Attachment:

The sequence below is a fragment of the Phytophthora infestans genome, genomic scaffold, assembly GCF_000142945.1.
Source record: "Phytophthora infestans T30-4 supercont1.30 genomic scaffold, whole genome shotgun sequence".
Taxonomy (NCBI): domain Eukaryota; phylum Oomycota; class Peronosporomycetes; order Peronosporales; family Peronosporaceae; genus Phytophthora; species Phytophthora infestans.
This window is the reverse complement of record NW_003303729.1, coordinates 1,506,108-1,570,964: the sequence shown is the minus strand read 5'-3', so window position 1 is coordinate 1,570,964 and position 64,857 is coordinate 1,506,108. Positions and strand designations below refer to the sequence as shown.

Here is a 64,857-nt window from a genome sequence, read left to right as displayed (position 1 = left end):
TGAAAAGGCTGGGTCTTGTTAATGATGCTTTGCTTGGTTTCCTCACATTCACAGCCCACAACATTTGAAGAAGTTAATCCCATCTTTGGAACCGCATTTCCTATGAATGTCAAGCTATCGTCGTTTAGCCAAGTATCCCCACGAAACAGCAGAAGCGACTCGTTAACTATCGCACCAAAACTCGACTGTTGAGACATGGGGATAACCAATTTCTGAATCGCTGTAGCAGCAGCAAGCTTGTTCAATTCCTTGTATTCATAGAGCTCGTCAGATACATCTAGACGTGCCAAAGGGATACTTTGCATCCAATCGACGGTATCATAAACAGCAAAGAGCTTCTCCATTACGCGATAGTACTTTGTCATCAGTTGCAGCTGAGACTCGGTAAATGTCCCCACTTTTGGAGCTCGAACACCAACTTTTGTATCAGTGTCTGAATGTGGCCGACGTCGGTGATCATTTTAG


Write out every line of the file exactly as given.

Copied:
The sequence below is a fragment of the Phytophthora infestans genome, genomic scaffold, assembly GCF_000142945.1.
Source record: "Phytophthora infestans T30-4 supercont1.30 genomic scaffold, whole genome shotgun sequence".
Taxonomy (NCBI): domain Eukaryota; phylum Oomycota; class Peronosporomycetes; order Peronosporales; family Peronosporaceae; genus Phytophthora; species Phytophthora infestans.
This window is the reverse complement of record NW_003303729.1, coordinates 1,506,108-1,570,964: the sequence shown is the minus strand read 5'-3', so window position 1 is coordinate 1,570,964 and position 64,857 is coordinate 1,506,108. Positions and strand designations below refer to the sequence as shown.

Here is a 64,857-nt window from a genome sequence, read left to right as displayed (position 1 = left end):
TGAAAAGGCTGGGTCTTGTTAATGATGCTTTGCTTGGTTTCCTCACATTCACAGCCCACAACATTTGAAGAAGTTAATCCCATCTTTGGAACCGCATTTCCTATGAATGTCAAGCTATCGTCGTTTAGCCAAGTATCCCCACGAAACAGCAGAAGCGACTCGTTAACTATCGCACCAAAACTCGACTGTTGAGACATGGGGATAACCAATTTCTGAATCGCTGTAGCAGCAGCAAGCTTGTTCAATTCCTTGTATTCATAGAGCTCGTCAGATACATCTAGACGTGCCAAAGGGATACTTTGCATCCAATCGACGGTATCATAAACAGCAAAGAGCTTCTCCATTACGCGATAGTACTTTGTCATCAGTTGCAGCTGAGACTCGGTAAATGTCCCCACTTTTGGAGCTCGAACACCAACTTTTGTATCAGTGTCTGAATGTGGCCGACGTCGGTGATCATTTTAG